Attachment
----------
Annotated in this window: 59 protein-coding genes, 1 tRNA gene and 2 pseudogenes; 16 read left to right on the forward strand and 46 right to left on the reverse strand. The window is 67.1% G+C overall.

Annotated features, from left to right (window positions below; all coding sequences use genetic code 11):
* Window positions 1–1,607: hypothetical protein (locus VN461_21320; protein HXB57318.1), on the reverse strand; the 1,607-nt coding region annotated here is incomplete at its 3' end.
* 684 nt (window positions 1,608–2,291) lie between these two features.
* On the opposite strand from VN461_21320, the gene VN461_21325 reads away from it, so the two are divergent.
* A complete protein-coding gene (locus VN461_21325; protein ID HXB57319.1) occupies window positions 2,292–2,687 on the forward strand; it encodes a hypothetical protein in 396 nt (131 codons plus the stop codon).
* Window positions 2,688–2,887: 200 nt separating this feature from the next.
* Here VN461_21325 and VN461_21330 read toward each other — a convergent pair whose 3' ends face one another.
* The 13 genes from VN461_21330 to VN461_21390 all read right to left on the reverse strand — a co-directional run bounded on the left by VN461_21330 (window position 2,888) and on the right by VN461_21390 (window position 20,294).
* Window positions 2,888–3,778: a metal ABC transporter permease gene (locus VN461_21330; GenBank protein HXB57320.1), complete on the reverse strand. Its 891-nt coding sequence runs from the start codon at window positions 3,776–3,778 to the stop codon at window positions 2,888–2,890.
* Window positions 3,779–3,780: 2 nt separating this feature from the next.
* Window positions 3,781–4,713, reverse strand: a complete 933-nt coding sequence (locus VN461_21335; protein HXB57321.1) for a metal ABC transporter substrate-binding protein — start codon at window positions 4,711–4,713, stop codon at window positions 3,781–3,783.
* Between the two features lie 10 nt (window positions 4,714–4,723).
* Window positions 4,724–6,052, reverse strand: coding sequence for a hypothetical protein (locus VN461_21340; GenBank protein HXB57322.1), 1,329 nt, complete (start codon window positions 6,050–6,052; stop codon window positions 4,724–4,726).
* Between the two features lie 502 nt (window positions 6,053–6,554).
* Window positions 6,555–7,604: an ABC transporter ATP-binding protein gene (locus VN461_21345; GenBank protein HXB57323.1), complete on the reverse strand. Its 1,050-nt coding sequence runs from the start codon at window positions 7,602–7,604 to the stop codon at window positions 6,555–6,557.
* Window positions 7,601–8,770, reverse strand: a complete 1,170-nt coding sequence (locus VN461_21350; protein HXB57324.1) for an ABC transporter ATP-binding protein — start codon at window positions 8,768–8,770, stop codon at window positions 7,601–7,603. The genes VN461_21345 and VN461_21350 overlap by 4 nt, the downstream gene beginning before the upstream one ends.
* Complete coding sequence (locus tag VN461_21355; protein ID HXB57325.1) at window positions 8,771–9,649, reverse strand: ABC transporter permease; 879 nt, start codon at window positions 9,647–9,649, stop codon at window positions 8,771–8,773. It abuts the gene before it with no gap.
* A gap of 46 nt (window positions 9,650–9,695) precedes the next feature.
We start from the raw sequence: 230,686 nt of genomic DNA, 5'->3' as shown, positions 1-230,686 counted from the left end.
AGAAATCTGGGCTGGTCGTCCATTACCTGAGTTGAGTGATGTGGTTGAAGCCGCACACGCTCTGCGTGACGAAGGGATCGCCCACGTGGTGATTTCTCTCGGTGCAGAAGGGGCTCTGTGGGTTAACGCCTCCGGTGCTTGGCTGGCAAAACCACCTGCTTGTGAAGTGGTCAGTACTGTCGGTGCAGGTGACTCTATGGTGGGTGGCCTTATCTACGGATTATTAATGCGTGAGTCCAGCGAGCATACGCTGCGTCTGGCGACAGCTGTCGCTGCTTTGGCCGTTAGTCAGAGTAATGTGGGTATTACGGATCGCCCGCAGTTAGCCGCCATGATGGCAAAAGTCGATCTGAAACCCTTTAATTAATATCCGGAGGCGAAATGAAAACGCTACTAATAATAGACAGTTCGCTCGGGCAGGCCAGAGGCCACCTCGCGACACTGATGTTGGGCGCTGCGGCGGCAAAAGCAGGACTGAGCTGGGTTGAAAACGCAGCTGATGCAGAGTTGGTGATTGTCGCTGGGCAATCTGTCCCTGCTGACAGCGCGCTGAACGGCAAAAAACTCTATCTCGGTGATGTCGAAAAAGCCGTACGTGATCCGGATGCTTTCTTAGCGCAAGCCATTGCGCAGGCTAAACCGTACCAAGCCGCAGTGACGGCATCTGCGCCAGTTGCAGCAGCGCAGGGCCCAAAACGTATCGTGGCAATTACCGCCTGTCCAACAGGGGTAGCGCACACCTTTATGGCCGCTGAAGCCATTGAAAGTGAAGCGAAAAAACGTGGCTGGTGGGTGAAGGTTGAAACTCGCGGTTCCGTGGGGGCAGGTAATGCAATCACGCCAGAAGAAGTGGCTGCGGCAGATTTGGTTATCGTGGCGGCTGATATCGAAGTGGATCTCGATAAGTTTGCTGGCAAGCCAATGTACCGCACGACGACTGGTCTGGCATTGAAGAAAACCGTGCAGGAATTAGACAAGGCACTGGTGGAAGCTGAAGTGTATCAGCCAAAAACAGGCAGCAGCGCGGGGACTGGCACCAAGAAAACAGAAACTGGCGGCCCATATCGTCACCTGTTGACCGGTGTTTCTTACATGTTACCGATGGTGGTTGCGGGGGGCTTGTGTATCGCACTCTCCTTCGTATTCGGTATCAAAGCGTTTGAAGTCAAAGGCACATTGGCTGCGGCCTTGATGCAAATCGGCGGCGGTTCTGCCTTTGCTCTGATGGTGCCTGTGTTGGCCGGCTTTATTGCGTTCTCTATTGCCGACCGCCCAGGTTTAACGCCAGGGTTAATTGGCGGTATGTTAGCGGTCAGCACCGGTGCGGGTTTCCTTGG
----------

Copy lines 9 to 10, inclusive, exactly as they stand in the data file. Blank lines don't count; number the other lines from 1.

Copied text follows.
* The 13 genes from VN461_21330 to VN461_21390 all read right to left on the reverse strand — a co-directional run bounded on the left by VN461_21330 (window position 2,888) and on the right by VN461_21390 (window position 20,294).
* Window positions 2,888–3,778: a metal ABC transporter permease gene (locus VN461_21330; GenBank protein HXB57320.1), complete on the reverse strand. Its 891-nt coding sequence runs from the start codon at window positions 3,776–3,778 to the stop codon at window positions 2,888–2,890.